At that time Rumina Sato was undefeated in Shooto, Japan’s oldest MMA promotion. Think of him as an early version of Georges St Pierre – an explosive, unorthodox fighter who could punch, kick, and attack with a dizzying array of upper and lower body submissions.
In this era Japanese MMA stars were typically given several ‘easy’ matches in between tougher bouts in order to keep them fighting and to build up their records.
So giving Sato an unknown Canadian fighter who had never had a real MMA fight really did seem like feeding a goldfish to a shark…
There are some essential BJJ gross motor movements that need to be trained over and over until they’re smooth and instinctive.
Most of the time we train these transitions on our training partners, either in drilling or as part of sparring.
But some of the most important movements can actually be trained on your own – before class, after class, or at home – using a heavy punching bag.
The leg drag is a modern addition to the world of guard passing in BJJ. It was popularized by world class competitors like the Mendes Brothers among many others.
And if you spend even a little bit of time competing or watching major tournaments you will notice this style of pass being used successfully in every weight division, from white belt up to world champion black belt.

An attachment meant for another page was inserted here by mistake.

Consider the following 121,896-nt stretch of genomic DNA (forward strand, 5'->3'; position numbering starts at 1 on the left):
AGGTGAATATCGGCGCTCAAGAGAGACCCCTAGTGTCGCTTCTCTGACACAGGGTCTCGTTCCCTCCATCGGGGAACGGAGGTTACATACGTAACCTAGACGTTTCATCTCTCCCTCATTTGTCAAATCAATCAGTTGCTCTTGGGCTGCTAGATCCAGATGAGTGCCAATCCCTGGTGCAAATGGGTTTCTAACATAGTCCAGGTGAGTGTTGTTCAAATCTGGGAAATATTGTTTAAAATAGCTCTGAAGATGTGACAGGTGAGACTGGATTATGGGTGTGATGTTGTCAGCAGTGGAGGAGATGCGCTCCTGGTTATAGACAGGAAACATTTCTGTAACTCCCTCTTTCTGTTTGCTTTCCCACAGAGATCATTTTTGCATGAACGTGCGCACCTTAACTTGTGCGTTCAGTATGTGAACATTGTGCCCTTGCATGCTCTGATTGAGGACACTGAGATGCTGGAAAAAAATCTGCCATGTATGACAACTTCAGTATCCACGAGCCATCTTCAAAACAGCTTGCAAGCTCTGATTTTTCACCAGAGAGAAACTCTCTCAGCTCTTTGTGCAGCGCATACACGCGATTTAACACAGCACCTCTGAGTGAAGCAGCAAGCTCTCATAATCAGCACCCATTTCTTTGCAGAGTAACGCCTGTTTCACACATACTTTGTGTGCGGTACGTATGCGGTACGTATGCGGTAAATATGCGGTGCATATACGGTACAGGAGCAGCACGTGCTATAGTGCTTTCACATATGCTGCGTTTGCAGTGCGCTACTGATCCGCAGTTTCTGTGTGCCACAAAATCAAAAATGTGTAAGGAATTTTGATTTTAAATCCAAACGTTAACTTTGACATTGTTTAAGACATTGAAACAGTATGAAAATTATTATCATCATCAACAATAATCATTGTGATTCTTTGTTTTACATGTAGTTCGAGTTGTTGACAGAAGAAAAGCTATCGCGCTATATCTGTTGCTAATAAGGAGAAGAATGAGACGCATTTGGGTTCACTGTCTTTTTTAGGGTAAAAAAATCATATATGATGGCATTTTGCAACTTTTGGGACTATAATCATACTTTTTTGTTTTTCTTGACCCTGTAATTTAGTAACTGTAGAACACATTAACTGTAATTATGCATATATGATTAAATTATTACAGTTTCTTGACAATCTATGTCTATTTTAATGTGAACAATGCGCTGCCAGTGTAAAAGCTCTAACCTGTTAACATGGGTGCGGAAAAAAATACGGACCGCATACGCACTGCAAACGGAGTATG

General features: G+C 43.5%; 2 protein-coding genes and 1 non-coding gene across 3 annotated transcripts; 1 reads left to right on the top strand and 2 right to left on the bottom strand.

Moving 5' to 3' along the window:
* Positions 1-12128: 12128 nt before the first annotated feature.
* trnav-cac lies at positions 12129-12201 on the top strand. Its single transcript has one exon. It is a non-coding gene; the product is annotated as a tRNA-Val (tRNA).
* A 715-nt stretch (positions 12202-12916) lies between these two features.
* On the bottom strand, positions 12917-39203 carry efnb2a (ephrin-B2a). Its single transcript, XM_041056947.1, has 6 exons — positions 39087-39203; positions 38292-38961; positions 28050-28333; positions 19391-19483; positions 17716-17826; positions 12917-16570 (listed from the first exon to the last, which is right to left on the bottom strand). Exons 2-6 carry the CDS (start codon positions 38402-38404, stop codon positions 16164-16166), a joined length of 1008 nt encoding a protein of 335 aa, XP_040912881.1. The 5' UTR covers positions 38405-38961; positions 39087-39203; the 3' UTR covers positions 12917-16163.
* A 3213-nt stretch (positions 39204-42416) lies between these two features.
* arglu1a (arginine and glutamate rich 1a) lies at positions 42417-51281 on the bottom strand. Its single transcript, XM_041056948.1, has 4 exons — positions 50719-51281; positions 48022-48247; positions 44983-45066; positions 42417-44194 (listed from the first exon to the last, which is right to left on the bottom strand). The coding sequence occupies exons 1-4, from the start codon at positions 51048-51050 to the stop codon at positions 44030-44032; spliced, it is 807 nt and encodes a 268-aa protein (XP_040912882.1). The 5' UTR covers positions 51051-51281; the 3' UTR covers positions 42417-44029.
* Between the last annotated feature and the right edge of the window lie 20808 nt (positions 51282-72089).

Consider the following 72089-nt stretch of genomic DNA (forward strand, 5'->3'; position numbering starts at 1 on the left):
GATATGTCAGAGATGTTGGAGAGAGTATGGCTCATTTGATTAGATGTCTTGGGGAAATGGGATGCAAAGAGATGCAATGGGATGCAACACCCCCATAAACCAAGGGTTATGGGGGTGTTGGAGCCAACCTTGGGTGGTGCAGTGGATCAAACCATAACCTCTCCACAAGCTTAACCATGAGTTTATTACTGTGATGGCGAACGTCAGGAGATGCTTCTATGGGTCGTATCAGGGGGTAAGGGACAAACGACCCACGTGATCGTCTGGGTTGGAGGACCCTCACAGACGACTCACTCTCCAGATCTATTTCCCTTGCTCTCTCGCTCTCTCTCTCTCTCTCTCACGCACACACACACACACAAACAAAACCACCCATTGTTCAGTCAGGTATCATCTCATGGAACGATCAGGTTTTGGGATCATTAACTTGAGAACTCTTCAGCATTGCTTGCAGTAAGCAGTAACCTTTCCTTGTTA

Not only is this guard pass an incredibly powerful pass in it’s own right, but it sets up tons of other passes, back takes, and submissions.
Even if you don’t incorporate it into your game you need to be familiar with it because someone will surely try and use it on you! And by learning how to do this pass yourself you’ll automatically develop a better understanding of how to shut it down when you’re on the bottom.
And finally, please consider signing up for my email newsletter (it’s the best in BJJ) by entering your email below, checking out my podcast, and/or downloading my free BJJ training app for iOS and Android devices.
Good luck with your training,